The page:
Hozu River Diorama

Something I’ve been working on over the past many months, somewhat off and on, is a mini diorama. I think I was inspired by Woody Joe’s release of the first of their 53 Stations of the Tōkaidō series, the Nihonbashi Bridge. That model depicts the famous Edo period bridge that was the eastern end of the Tōkaidō and Nakasendō roads that connected Edo to Kyōto, and is made to be a diorama with a pair of flowering cherry trees and a pair of small boats on the river.

Seeing this, I thought about the Japanese river boats I was familiar with. Having completed a boat from the Hozu river, its simple designed seemed a natural choice for a small diorama. The idea was also fed by the numerous available pictures of the large sightseeing boats that take tourists down the scenic river route.

Never having made a diorama of any type, I did my research and planning, did several experiments with materials and paints, and came up with what I thought was fairly decent for a first effort.

The diorama depicts a pair of Edo period boatmen traveling through a portion of the rapids on the Hozu river on a 24-foot riverboat, sometimes called an Ayubune, named for a popular kind of fish that they would catch from these boats.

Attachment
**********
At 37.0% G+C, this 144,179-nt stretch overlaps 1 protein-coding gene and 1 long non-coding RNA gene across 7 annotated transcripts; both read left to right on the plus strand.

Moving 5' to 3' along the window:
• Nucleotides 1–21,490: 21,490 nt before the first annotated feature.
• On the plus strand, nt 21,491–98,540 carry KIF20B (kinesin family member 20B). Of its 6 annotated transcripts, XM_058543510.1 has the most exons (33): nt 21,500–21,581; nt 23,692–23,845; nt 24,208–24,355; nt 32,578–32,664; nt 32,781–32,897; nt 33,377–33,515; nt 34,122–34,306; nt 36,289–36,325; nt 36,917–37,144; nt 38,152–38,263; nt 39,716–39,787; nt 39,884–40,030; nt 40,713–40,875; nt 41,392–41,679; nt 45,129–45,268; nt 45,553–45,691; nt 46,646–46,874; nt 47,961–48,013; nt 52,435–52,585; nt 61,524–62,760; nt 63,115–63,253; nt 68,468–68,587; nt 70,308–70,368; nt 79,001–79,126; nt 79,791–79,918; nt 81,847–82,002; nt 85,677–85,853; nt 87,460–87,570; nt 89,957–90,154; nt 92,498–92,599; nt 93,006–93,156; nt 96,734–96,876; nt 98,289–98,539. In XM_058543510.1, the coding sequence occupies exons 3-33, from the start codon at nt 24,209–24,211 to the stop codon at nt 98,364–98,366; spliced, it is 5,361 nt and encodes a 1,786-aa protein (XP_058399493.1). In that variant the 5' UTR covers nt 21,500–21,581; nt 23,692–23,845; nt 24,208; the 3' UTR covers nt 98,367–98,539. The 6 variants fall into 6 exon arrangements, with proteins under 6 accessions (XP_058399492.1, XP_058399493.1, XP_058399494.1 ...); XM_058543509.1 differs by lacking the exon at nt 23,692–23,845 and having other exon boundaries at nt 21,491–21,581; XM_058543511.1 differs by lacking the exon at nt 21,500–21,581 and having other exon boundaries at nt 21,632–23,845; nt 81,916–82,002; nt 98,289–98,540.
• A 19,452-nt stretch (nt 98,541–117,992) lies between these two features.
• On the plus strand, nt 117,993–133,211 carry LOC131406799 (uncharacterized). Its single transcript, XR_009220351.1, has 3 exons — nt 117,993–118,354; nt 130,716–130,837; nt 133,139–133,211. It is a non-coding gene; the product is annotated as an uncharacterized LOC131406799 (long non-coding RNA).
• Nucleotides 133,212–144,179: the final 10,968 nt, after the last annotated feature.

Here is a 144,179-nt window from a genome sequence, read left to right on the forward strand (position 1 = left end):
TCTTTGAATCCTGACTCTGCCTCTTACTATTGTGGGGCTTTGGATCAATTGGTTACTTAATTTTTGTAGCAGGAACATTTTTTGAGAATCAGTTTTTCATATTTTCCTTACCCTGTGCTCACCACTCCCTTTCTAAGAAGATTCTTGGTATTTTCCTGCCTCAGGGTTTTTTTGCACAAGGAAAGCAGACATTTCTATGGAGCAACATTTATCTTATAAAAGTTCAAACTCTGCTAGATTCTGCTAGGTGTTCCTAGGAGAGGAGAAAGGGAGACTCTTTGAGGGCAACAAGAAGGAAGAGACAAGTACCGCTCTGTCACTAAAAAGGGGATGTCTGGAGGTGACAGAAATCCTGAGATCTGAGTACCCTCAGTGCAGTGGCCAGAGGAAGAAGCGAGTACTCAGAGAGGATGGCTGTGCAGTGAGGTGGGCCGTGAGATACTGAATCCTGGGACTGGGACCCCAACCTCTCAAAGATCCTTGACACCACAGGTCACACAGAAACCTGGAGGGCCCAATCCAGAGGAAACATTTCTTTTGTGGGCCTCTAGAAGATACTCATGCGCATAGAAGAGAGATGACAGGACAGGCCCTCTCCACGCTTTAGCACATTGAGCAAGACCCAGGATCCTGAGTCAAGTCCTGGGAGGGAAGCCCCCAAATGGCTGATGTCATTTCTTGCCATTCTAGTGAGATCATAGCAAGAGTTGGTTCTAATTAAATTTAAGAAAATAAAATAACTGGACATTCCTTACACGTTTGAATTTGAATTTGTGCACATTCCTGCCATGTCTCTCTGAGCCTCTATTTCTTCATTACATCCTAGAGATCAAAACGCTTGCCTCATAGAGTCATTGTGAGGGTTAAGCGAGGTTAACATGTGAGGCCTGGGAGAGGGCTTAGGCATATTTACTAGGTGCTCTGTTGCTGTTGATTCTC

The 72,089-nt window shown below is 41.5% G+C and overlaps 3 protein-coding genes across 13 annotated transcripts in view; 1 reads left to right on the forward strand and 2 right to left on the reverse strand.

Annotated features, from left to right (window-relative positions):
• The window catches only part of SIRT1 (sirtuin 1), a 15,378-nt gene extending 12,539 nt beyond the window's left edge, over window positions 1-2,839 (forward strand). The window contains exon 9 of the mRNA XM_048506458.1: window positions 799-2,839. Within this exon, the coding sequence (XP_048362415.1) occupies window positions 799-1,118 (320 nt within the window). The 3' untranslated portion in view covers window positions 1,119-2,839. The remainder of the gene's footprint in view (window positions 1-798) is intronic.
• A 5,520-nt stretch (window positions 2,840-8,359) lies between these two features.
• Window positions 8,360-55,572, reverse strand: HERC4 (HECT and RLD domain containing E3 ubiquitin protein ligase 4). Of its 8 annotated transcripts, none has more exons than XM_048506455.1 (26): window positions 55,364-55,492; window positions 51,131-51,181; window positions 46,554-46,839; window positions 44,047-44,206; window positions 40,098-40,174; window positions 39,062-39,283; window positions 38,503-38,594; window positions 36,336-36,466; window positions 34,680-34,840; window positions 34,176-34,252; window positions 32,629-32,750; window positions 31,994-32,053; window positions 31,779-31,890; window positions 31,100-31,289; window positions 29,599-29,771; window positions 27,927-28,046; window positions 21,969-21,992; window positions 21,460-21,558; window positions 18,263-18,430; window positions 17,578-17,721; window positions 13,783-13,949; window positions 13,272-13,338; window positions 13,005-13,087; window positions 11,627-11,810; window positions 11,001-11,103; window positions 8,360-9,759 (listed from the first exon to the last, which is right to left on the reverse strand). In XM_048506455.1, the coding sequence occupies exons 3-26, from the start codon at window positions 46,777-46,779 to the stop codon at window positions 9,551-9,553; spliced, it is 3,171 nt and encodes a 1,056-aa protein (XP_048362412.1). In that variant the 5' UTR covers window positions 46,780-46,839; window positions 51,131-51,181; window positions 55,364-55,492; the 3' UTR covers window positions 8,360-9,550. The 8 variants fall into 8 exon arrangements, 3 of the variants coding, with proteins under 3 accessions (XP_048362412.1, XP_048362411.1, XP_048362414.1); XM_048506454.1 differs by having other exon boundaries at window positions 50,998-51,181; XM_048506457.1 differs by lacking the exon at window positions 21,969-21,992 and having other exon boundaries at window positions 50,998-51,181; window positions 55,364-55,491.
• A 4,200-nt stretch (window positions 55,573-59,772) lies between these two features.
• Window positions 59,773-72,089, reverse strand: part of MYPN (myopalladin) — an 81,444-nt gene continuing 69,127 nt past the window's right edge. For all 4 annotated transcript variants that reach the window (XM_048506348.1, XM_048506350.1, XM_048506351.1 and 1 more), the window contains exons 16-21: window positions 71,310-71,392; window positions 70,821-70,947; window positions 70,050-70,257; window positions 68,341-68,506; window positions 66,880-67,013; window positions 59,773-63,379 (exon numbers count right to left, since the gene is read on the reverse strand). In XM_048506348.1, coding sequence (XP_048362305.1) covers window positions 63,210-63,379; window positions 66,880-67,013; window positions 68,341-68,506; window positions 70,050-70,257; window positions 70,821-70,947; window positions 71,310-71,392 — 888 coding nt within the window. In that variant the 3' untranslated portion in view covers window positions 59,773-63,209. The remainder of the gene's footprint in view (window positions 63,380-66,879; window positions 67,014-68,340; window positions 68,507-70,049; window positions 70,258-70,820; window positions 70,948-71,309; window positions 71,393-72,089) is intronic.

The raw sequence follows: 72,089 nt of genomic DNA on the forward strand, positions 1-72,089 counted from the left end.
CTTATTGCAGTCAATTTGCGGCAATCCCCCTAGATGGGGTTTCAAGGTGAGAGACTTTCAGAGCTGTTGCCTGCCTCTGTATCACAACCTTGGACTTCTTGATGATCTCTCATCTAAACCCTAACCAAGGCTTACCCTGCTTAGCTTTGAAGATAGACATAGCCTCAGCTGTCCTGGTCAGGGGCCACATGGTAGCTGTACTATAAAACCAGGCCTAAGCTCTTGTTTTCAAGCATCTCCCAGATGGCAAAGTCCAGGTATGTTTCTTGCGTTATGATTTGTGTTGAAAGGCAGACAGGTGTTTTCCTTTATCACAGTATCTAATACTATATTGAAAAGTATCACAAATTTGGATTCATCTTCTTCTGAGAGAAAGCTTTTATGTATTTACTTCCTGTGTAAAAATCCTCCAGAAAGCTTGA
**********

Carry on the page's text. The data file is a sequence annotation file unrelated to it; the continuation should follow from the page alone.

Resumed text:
The initial challenge was getting the water to look right. The rocks turned out to be very easy to make using inexpensive sheets of insulating foam. The stoney texture was simple the result of cutting the foam with a knife.

The making of the boat was the easiest part of the whole display. I just scaled down the drawings I had and cut the parts and put it together. It’s a very simple boat design. And, at this scale, the details of a larger model would not really be visible, so I was able to omit them.

The two figures turned out to be the greatest challenge. I’ve fashioned individual figures before, but it’s not a skill I possess yet. Right now, it takes a lot of work for me to get something that passes as humanoid. Then, to try to make it look like they’re wearing Japanese traditional garb took another step. Painting helped make this work, and I’ve done a lot of miniature painting in my younger days, so that I think made a big difference.

The diorama isn’t perfect. For one thing, the type of tree seen here is, I believe, all wrong. Most trees on the river banks are smaller and straighter, but I just used whatever I could find that would work, settling on the myriad of tree making kits available to the model railroad hobbyist.

The water was also problematic as the stuff I used for making the choppy waves, again a product made for model railroad enthusiasts, results in a horrific amount of shrinkage. The diorama is okay for now, but I can’t help but wonder what it will look like in another five years.